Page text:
Recently an Evil32 project group announced that they have found collisions for all OpenPGP keys from public keyservers (https://evil32.com/).
What does the term collision refer to?
They're referring to short key IDs, which are considered vulnerable to collision attacks for quite some time now. The problem is already referenced in RFC 4880, OpenPGP, 3.3. Key IDs:
A Key ID is an eight-octet scalar that identifies a key. Implementations SHOULD NOT assume that Key IDs are unique.
Each OpenPGP key has a fingerprint attached, calculated mainly from its public key packet which also contains the creation time. The calculation is defined in RFC 4880, OpenPGP, 12.2. Key IDs and Fingerprints.
There are short and long key IDs, which resemble the lower 32 respective 64 bits of the fingerprint. For example, looking at the IDs of my OpenPGP key:
fingerprint: 0D69 E11F 12BD BA07 7B37 26AB 4E1F 799A A4FF 2279 long id: 4E1F 799A A4FF 2279 short id: A4FF 2279
Fingerprints and key IDs are used, as sharing and comparing a whole key with usually 1024 to 8096 bits (adding some more for headers like the creation date) is very impractical.
While shorter IDs are easier to share and compare, they also increase the chance of collisions. This is growing exponentially with the lenght, in numbers. This is the number of possible key IDs for each length:
2^32 = 4294967296 2^64 = 18446744073709551616 2^160 = 1461501637330902918203684832716283019655932542976
The collision probability is the inverse of the numbers, being the chance of generating two different keys having the same ID.
Finding collisions for all publicly available OpenPGP key data requires finding collisions for barely 4 million keys. The project actually limited itself to the strong set (which contains the largest set of keys, that are all linked together, possibly with transient edges), and this currently contains about 55.000 keys.
Key collisions are still possible for long key IDs and fingerprints, but unlikely to very unlikely. The number of possible fingerprints is even larger than the number of possible UUIDs and these are usually expected to be unique. The same number of IPv6-adresses is available, techtarget.com has some examples to get an impression of numbers that large.
Generating keys with reasonable security takes some time, making it impractical to enumerate enough keys to find those four million collisions. But that's why I already mentioned the key generation time above: with a single key, you can create lots of different OpenPGP keys from a single (lets say, RSA) key without the expensive key generation, you simply iterate over the time. This was already proposed by Micah Lee in his Talk on "Trolling the Web of Trust".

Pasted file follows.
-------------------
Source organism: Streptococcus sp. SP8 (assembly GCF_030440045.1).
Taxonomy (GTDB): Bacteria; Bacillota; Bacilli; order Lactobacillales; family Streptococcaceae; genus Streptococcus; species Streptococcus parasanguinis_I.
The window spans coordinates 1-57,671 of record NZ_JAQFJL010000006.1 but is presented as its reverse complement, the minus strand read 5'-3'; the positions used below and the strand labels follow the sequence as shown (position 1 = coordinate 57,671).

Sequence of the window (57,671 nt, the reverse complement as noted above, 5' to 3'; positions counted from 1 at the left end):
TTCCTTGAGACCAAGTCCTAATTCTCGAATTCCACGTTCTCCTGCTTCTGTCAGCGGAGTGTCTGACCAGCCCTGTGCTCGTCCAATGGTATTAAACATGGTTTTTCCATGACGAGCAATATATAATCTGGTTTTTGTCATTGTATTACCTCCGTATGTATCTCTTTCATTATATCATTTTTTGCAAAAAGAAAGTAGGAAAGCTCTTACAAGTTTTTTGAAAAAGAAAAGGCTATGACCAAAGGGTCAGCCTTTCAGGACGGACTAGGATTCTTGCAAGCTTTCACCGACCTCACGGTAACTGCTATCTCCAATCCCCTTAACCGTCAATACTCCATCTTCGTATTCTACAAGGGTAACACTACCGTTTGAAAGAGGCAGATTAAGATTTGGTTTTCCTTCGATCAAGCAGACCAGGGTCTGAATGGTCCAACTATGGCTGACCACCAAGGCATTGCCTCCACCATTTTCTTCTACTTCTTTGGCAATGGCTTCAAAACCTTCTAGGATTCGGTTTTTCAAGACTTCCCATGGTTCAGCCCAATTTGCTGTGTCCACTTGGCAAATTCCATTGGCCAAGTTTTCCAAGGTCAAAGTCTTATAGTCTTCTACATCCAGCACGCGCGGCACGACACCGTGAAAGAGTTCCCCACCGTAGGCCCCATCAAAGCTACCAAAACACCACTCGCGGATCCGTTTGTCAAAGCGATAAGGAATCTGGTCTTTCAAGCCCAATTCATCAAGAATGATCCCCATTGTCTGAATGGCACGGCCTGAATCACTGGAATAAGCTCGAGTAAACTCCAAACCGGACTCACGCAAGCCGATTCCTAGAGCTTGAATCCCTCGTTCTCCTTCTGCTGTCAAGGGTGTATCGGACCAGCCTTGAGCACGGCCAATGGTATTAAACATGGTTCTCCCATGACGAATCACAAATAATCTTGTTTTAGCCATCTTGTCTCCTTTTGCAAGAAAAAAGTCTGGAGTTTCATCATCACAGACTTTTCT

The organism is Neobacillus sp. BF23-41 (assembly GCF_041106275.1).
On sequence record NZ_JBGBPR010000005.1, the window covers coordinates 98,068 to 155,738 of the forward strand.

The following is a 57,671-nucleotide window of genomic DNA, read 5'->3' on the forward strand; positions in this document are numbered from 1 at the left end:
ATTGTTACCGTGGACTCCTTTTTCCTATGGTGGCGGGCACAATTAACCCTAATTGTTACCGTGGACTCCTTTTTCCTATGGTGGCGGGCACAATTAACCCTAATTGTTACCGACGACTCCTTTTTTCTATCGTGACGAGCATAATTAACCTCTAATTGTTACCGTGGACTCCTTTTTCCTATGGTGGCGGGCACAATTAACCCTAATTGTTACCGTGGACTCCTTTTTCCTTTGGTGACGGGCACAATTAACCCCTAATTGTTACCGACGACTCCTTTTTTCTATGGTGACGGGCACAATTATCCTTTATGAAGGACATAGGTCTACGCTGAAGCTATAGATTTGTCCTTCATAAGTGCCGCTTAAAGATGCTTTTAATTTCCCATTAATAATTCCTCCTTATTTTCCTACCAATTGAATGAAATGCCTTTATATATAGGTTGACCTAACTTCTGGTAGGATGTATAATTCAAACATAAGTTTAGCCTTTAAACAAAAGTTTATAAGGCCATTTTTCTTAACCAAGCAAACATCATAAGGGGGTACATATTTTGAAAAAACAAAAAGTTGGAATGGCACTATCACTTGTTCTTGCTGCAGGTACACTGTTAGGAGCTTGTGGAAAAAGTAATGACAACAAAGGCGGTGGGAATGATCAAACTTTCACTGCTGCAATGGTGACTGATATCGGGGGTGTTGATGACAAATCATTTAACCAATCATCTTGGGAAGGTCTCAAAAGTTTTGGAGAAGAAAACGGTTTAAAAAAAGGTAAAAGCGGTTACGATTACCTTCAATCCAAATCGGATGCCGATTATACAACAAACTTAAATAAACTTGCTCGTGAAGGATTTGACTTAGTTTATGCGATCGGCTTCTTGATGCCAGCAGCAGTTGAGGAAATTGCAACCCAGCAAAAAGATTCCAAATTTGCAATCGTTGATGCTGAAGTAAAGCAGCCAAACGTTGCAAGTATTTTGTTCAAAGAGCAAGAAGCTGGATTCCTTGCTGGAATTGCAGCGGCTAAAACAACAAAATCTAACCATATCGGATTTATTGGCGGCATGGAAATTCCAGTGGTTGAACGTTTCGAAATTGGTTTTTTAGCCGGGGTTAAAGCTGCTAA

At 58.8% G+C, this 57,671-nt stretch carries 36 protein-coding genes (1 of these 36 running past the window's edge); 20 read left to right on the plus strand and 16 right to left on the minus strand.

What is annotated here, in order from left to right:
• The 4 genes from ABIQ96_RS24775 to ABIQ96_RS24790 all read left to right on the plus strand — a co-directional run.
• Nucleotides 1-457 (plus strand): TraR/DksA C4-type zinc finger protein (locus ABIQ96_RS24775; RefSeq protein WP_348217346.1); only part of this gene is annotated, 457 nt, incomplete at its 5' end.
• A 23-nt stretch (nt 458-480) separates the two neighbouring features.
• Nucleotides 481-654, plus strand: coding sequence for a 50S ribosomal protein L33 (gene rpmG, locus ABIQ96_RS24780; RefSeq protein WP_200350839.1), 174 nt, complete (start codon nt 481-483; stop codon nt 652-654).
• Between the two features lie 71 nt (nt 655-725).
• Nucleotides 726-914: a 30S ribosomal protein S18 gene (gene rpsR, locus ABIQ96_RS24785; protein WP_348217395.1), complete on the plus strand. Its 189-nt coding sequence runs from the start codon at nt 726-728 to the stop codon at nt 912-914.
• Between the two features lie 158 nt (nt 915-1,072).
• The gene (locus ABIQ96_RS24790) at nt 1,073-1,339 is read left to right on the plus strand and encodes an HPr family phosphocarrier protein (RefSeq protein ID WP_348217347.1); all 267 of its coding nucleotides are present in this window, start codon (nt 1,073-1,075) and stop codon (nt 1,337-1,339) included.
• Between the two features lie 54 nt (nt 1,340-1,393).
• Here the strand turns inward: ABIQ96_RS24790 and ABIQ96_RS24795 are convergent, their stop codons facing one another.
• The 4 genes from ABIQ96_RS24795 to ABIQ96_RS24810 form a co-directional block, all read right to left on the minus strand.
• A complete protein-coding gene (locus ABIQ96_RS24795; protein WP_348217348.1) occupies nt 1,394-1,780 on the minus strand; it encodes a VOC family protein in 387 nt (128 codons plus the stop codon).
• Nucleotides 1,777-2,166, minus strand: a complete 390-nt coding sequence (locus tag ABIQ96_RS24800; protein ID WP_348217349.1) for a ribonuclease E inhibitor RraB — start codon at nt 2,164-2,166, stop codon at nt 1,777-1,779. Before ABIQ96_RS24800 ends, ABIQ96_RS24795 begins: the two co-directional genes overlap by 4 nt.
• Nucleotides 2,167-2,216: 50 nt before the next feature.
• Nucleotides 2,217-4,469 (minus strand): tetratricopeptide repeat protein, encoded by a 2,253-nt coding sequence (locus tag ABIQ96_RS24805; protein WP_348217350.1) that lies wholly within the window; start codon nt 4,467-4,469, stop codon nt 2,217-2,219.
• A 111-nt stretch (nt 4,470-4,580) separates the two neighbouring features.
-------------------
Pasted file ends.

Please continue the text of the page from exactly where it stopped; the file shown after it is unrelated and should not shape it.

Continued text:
Regarding the UNIX timestamp to be stored as a 32 bit number, and assuming SHA-1 as a good hash function has nearly equal distribution of result values, iterating of a single RSA key with different timestamps should suffice to generate all possible short key IDs (in reality, you will have to repeat this for a number of keys). If you want to only generate reasonable keys created within some reasonable time span (say, the last few years, definitely not before PGP was released and not in the future) you will have to use some more keys, but generating some more keys is still doable in a rather short time.
Openpgp uses key ids to identify keys. A "key ID" is a portion of the hash of the public key. There are two types, "short" (32-bit) and "long" (64-bit).
For short key IDs it's fairly easy to construct a new key that has the same short key ID, and same user visible details as an existing key. It's common (bad but common) practice to identify keys by their short key ids.
If you are building a system around openpgp you need to carefully check that short key IDs are NEVER used as a means of indicating which keys are trusted.
Even gpg itself messed this up, when requesting a key from a keyserver it would request by short key ID (even if the user specified a long one). If you use a "keyring" file as a list of keys trusted for a given purpose this makes it really easy to end up trusting a key generated by an attacker.
Even if you have an updated gpg it's almost certainly a good idea to only do "recv" and "refresh" operations on a keyring where the presense of untrusted keys is not a problem, then carefully inspect them before copying them to a "trusted keys only" keyring.